Two decades on, levels of consciousness about racism are higher and clubs have anti-racist policies. “At least clubs are aware of the problem these days – it used to be acceptable to ignore it,” Hill adds. Out Of His Skin is an uncomfortable reminder of how things used to be in a less enlightened age.
A sea of white faces at Anfield
48 Steaming InColin Ward 1989
“I hope there’s no hoolie porn in the top 50,” sighed one of the FFT panel who argued over this Top 50. “They’re not about football. These people came close to destroying football in the ’80s.”
The most controversial choice in the top 50, Steaming In describes the terrace violence of the 1970s and ’80s. Ward, who followed Arsenal, Chelsea and England during that time, argued that he was an observer of violence – not a participant. Occasionally, he appears rather shocked by the scenes of carnage, although it didn’t stop him “observing” more of the same throughout the book.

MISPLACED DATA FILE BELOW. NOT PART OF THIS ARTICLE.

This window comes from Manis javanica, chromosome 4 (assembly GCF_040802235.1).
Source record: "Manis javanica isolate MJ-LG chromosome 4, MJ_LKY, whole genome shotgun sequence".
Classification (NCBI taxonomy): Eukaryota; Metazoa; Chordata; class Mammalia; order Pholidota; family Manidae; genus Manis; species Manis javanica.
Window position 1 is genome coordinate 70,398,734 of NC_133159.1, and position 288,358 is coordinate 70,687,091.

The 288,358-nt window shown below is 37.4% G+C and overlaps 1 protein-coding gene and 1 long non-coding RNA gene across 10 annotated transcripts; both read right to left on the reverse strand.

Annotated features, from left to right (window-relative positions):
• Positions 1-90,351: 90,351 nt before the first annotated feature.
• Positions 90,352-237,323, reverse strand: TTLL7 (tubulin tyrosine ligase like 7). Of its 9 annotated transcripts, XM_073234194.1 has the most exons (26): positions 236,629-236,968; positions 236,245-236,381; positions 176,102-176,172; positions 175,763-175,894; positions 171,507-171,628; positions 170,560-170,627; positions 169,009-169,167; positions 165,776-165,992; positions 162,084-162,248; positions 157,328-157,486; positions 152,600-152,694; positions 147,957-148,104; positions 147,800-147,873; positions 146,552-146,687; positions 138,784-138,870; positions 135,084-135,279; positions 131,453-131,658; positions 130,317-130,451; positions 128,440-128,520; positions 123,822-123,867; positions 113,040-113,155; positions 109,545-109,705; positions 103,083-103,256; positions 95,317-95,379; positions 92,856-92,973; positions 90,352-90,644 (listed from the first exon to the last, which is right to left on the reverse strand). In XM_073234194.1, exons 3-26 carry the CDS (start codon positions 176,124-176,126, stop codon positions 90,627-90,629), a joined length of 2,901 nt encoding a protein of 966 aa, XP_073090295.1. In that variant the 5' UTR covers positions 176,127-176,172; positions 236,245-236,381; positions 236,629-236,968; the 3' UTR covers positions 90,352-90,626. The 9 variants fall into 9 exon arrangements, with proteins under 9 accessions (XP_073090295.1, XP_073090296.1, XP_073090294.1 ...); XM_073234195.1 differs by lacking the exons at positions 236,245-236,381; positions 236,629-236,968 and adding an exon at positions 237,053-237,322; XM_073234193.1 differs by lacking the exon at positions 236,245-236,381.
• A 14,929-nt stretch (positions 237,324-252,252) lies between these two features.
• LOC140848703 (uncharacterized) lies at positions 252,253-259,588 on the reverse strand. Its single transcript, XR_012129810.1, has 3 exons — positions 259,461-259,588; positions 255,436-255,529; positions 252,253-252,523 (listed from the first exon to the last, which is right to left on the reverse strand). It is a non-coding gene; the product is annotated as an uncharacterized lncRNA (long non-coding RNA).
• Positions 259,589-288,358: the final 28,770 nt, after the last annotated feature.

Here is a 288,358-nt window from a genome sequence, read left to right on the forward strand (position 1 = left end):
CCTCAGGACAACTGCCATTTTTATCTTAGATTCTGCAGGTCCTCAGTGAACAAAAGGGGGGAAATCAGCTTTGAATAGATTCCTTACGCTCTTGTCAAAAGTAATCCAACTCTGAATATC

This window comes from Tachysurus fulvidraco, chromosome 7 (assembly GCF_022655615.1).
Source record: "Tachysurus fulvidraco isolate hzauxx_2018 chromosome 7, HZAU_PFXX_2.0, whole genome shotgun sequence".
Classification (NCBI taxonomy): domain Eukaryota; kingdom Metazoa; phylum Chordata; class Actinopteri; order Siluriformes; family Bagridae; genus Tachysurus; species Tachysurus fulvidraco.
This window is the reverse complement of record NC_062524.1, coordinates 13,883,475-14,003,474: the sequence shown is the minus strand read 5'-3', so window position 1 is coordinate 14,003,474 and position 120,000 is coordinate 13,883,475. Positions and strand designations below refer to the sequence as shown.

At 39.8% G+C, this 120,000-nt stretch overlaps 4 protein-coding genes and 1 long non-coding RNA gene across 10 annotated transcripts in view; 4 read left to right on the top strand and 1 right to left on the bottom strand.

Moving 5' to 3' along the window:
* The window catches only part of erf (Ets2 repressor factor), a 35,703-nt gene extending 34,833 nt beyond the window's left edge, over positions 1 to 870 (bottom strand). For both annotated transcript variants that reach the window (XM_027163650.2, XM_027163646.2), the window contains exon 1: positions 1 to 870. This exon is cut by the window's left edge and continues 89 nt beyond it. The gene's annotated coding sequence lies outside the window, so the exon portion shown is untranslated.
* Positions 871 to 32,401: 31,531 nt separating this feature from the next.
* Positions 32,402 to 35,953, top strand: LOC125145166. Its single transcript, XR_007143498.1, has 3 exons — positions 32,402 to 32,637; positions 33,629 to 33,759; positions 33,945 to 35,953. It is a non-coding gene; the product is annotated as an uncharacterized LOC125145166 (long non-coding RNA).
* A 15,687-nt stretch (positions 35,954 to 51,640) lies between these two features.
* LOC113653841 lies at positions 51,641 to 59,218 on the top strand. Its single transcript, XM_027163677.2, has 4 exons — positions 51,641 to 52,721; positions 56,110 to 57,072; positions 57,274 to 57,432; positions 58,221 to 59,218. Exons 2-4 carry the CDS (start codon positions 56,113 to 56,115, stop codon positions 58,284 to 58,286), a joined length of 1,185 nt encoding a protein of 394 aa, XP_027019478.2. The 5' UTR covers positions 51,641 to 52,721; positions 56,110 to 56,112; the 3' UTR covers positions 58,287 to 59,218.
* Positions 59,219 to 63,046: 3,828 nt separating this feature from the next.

Upon Steaming In’s release in 1989, The Guardian suggested it was “shocking in content” and “should be read in Government circles”. Apparently then-Sports Minister Colin Moynihan did just that, Ward’s book prompting an increase in security at games.
In the longer term, it sparked the “Kick-lit” genre, with former hoolies now telling – and selling – their tales by the bucket-load. Who says crime doesn’t pay?